“She gazed at the majestic stone building from a distance; with the sun reflecting in the tall gabled windows, it was lovely enough to be a little palace. But appearance is deceiving; inside it was a chamber of evil.”
In 1939, the war in Holland required something from everyone. This true story is about a family of three and the decisions they make amid the conflict. Hillie becomes a double agent, and Jan a collaborator. Their 12 year old daughter Anje who finds herself invisible at times, becomes an operative for the Dutch Underground. Secrets, lies, concealment of Jews, these actions could imprison them in this notorious House of Blood and Tears. The consequence of their involvement was costly in Hitler’s Holocaust. A vivid history of World War II in the Netherlands; an amazing account of great courage and daring, with a surprise conclusion.
About the author:
Lenore Eidse has a great love of history and a thirst for knowledge. Her appetite for history was heightened by her project writing and editing “Furrows in the Valley”, 100 years of history for the Rural Municipality of Morris. However, her writing career began earlier in the newspaper business and her feature news stories won first prize in the Canadian Weekly Newspaper Competition. The House of Blood and Tears is her first biographical novel. As she interviewed a close personal friend, she realized there was the potential for an amazing story; a story that needed to be told to the world, and she accepted the challenge.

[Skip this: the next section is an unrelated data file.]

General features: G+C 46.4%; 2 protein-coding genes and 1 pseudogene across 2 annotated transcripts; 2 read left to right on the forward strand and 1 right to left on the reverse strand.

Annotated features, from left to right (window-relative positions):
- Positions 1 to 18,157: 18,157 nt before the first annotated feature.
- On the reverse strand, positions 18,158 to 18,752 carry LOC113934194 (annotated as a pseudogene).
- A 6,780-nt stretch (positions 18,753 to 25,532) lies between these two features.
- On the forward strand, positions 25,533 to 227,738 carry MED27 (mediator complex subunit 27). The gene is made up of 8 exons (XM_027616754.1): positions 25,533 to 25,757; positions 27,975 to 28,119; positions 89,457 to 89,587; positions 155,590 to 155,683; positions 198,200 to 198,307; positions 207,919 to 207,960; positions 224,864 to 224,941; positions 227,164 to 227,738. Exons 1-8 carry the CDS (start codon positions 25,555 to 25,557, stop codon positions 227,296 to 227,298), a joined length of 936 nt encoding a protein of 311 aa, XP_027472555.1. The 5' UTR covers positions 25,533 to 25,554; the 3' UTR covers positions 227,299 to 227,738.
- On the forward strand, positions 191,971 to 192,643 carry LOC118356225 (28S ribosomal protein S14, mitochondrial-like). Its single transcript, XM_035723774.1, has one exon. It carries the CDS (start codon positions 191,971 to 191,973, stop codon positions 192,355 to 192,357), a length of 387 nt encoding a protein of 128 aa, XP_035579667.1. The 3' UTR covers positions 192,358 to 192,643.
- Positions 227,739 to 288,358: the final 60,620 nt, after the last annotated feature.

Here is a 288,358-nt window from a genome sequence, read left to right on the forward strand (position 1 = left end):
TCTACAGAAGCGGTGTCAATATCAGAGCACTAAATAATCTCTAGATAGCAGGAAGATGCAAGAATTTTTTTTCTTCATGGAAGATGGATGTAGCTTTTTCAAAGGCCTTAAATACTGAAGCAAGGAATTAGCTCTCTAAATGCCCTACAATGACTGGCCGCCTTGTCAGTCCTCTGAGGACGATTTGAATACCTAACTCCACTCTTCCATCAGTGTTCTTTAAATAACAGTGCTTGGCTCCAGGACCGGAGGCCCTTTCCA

Lenore and her husband live in Winnipeg, Canada. They have 4 children, 12 grandchildren, and 8 great grandchildren.
Anje’s Bio/ Info about Anje:
“While 13 year old Anne Frank was hiding in the attic of a warehouse in Amsterdam, just 180 km north in Groningen, another (14 year old) girl, Anje Minnes, pedaled about the streets on her bicycle, working as a courier for the Dutch Underground. The difference? Anne Frank was Jewish, and to be a Jew in Europe in 1942 carried an death sentence.
The Minnes family were not deterred by the danger and risk of hiding Jews, downed Allied pilots and others; all except Jan, who became a collaborator. Would they survive the threat of death from falling bombs, or the bullets from a Nazi pistol, or the fear of discovery? The House of Blood and Tears was a place of torture, yet they could not avoid it’s intrusion in their lives.”